Home > Cardiology > AHA 2021 > Vascular Diseases: PVD > Deficient treatment outcomes after PVI in Black and low-income adults with PAD

Deficient treatment outcomes after PVI in Black and low-income adults with PAD

Presented By
Dr Anna Krawisz, Beth Israel Deaconess Medical Center, MA, USA

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Conference
AHA 2021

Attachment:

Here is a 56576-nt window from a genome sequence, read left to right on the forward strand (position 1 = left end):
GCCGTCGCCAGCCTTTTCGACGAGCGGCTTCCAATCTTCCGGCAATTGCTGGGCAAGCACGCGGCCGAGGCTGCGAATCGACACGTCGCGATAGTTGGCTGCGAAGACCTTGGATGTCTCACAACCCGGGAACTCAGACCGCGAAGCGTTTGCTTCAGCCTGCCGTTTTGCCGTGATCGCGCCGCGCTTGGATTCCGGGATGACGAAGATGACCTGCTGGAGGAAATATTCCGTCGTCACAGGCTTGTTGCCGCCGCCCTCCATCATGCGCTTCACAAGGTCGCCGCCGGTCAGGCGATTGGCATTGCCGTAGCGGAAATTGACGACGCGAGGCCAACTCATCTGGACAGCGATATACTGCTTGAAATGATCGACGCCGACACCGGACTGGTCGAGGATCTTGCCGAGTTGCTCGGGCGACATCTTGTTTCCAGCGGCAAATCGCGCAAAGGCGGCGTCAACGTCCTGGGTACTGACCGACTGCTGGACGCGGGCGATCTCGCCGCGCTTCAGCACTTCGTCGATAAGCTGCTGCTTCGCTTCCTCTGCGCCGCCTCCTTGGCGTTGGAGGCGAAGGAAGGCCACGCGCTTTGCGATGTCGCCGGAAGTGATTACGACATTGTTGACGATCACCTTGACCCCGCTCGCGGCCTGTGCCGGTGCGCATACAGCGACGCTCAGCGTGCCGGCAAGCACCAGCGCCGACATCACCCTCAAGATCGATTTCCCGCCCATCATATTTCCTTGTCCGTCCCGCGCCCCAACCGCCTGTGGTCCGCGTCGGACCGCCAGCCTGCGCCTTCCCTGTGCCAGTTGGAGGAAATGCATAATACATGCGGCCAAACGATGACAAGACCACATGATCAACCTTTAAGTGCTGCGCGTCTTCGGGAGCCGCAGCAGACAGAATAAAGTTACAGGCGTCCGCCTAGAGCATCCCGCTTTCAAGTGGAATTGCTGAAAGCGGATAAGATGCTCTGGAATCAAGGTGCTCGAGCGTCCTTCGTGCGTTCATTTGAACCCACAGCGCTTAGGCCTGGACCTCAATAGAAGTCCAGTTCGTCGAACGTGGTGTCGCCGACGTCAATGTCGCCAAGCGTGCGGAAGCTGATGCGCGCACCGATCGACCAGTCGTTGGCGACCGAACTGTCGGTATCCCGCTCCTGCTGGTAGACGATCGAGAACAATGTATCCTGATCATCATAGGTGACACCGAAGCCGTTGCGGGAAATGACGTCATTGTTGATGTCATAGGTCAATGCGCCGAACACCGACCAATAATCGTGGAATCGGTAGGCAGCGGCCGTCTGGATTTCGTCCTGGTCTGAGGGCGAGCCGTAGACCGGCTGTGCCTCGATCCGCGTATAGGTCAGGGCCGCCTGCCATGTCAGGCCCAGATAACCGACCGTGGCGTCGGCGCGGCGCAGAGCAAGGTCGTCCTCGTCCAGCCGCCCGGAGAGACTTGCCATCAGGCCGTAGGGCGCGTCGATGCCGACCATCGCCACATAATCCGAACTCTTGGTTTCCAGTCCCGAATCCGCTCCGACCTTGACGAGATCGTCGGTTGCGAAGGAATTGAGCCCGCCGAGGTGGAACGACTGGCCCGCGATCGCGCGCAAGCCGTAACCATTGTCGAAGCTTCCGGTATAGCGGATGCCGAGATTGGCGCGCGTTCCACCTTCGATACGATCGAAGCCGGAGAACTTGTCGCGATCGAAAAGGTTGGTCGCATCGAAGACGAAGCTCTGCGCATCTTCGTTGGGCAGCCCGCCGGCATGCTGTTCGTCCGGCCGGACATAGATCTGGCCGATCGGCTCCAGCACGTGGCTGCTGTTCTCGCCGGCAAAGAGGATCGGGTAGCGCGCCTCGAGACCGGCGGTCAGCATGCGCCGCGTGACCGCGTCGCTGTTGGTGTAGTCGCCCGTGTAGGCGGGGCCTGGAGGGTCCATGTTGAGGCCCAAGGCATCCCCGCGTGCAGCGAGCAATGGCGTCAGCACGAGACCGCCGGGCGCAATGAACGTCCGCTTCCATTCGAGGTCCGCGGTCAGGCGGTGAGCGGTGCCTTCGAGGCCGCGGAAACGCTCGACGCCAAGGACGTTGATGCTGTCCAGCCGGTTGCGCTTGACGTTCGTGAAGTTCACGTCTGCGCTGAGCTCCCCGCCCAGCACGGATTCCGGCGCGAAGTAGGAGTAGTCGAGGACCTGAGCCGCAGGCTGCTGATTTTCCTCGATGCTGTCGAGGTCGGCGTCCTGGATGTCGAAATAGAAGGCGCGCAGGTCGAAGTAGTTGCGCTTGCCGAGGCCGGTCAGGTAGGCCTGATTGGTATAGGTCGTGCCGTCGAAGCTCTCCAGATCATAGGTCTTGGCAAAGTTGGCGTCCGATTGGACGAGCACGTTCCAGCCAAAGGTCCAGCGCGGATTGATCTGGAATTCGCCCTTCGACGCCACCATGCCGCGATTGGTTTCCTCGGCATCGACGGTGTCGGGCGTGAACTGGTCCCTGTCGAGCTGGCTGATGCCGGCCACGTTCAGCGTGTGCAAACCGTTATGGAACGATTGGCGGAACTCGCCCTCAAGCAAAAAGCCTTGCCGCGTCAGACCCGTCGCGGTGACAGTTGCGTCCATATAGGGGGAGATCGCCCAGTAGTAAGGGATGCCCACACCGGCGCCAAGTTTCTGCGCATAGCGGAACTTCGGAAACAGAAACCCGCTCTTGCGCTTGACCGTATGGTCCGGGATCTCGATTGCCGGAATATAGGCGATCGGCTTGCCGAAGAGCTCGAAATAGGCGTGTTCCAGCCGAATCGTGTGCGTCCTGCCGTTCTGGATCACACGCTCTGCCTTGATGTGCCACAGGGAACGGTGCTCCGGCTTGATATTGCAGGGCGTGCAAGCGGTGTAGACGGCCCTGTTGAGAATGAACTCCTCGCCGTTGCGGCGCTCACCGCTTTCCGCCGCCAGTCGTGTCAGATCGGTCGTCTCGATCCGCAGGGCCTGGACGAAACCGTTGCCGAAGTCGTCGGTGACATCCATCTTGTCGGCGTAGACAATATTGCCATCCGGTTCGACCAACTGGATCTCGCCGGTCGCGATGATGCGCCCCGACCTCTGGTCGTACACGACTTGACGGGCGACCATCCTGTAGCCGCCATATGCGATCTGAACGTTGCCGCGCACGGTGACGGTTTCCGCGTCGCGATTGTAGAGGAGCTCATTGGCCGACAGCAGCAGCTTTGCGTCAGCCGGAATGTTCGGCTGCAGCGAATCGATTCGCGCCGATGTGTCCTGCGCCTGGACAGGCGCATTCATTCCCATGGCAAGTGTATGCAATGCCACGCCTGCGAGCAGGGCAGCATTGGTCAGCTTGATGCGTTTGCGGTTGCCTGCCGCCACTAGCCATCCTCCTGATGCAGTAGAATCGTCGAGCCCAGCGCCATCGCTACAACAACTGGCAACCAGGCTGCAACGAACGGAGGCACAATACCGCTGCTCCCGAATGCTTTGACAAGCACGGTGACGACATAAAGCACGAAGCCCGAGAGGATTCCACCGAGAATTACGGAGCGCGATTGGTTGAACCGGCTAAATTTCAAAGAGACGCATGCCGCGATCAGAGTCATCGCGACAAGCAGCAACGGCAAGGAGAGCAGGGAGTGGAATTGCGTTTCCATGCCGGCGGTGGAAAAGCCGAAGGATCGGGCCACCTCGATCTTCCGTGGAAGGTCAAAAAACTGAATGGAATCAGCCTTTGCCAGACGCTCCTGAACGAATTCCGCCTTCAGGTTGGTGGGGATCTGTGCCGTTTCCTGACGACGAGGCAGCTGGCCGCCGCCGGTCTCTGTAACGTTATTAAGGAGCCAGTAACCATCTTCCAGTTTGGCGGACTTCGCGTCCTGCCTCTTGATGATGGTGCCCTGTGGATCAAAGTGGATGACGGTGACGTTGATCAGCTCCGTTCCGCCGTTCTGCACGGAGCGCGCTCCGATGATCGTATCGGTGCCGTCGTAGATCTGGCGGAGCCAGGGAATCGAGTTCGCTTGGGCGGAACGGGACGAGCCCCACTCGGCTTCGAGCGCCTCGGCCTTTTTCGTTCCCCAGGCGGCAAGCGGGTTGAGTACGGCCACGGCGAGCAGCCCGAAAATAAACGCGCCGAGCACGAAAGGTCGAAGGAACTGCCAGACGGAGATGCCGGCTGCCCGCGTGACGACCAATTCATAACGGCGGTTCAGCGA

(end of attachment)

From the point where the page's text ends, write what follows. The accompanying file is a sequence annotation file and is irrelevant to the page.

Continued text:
The risk of undergoing femoropopliteal peripheral vascular intervention (PVI) was higher in Black or low-income adults with peripheral artery disease (PAD) than in White or high-income adults with PAD, respectively. In addition, health outcomes after PVI were worse in low-income adults or Black adults. This effect may be mediated by a higher burden of comorbidities. Targeted efforts should be made to improve the reported disparities between subpopulations [1]. Previous research has shown that Black adults demonstrate a higher prevalence of PAD than White adults and that low-income adults show a higher prevalence of PAD than high-income adults. In addition, Black or low-income adults show higher amputation rates [2]. In the current study, Dr Anna Krawisz (Beth Israel Deaconess Medical Center, MA, USA) and colleagues aimed to investigate the possible association of race and income on PVI occurrence and associated outcomes [1]. Between 2016 and 2018, data was...


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